Tackling the Nuclear Cyber Threat

In a recent Wired magazine interview on the life-changing potential of artificial intelligence (AI), President Obama touched on a range of topics from self-driving cars to his childhood passion for Star Trek to why he won’t let Sunny and Bo lick him. 

He also expressed concern about an urgent threat that’s high on NTI’s list as well: the potential for a cyber nuclear attack. 

“Let me start with what I think is the more immediate concern—it’s a solvable problem in this category of specialized AI, and we have to be mindful of it. If you’ve got a computer that can play Go, a pretty complicated game with a lot of variations, then developing an algorithm that lets you maximize profits on the New York Stock Exchange is probably within sight. And if one person or organization got there first, they could bring down the stock market pretty quickly, or at least they could raise questions about the integrity of the financial markets.”

That would be bad enough. But Obama went on to describe an even greater concern:

“Then there could be an algorithm that said, “Go penetrate the nuclear codes and figure out how to launch some missiles.” If that’s its only job, if it’s self-teaching and it’s just a really effective algorithm, then you’ve got problems. I think my directive to my national security team is, don’t worry as much yet about machines taking over the world. Worry about the capacity of either non-state actors or hostile actors to penetrate systems.”

President Obama is right to worry—not just about the cyber threat to nuclear weapons, but about cyber vulnerabilities in nuclear-related systems more broadly. NTI has been examining this precise threat over the past couple of years, and the results are troubling.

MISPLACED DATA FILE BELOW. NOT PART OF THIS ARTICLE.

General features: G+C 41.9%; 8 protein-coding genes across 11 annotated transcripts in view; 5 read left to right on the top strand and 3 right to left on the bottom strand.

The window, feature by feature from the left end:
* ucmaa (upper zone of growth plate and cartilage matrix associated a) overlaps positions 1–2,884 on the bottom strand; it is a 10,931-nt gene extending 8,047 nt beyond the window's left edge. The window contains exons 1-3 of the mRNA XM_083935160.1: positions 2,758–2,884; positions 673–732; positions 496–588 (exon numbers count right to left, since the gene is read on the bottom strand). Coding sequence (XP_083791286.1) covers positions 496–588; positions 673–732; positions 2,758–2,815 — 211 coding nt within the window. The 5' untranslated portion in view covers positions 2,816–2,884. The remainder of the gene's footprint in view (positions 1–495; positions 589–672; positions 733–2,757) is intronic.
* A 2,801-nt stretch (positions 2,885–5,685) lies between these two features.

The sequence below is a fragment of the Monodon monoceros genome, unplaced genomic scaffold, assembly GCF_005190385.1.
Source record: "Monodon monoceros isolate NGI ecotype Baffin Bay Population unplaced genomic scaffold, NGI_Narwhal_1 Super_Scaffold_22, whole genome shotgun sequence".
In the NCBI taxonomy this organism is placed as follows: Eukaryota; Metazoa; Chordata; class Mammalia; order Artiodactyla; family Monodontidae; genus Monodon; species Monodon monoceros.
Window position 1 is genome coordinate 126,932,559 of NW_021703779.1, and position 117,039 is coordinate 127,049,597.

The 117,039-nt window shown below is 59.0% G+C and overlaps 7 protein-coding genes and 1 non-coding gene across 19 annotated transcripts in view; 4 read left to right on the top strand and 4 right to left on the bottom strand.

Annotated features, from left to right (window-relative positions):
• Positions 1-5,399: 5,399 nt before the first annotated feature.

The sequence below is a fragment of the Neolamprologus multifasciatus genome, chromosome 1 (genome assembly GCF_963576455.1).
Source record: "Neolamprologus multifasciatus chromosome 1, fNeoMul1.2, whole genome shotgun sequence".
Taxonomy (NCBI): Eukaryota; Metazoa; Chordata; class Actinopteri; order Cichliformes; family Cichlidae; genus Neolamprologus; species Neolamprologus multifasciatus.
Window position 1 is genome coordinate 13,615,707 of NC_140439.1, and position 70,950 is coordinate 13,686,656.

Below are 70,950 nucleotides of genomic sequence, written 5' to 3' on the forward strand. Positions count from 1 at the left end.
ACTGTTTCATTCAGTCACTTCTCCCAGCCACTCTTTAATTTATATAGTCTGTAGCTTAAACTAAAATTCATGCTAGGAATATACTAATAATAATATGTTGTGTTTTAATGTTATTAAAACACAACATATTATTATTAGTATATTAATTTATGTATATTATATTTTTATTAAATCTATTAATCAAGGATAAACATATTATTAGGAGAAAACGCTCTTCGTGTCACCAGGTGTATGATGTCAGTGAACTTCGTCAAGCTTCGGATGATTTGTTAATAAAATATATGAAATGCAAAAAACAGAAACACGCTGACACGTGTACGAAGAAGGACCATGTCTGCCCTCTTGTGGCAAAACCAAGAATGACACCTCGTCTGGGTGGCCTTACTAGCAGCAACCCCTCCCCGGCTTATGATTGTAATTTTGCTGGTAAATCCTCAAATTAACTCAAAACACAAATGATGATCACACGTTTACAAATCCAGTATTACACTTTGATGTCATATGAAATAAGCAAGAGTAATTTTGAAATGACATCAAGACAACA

We first started to engage with the cyber-nuclear threat as part of the NTI Nuclear Security Index, a first-of-its-kind ranking of nuclear security conditions around the world. Given that a cyber-attack on a nuclear facility could cause physical consequences such as a radiation release on par with a safety or security incident, we felt it was important to include cyber security practices in this evaluation. As such, the 2016 edition of the NTI Index includes a brand-new indicator examining publicly available laws and regulations related to cyber practices at nuclear facilities. 

The Index found that of 47 states with more than 1kg of weapons-usable nuclear material or key facilities vulnerable to sabotage, 20—nearly half—had zero regulations whatsoever governing cyber security at nuclear facilities. 

In light of this, NTI launched two projects designed to evaluate the opportunities and capabilities of any hostile actor, state or non-state, to gain access to computer systems associated with the nuclear sector. The first, building from the NTI Index findings, seeks to identify priorities for a new, overarching strategy to guide the implementation of cyber security at nuclear facilities. Our discussions with experts in the field have led us to believe that the current strategy is too incremental. NTI will be releasing a fresh, forward-looking strategy to address the threat nuclear facilities face. 

The second project addresses the cyber threat to nuclear command-and-control systems—something President Obama mentioned specifically in his interview with Wired.  NTI has convened a high-level group of policy and military advisors to examine cyber vulnerabilities in these systems and recommend actions to reduce these threats. At this inaugural meeting in the fall, the discussions were wide-ranging. One thing all participants agreed on – the cyber threat is real and growing.

With one meeting in the books and more to come, we are excited about the potential for progress on this front. 

In Wired, President Obama left readers with words of hope. “That is what I love most about America, and why it continues to attract people from all around the world for all of the challenges that we face,” he said. “That spirit of, ‘Oh, we can figure this out.’”

Here at NTI, we’re trying to do our part to help figure this out. These two projects are just the beginning.

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October 24, 2016
Authors
Alexandra Van Dine
Alexandra Van Dine

Program Associate, Scientific and Technical Affairs

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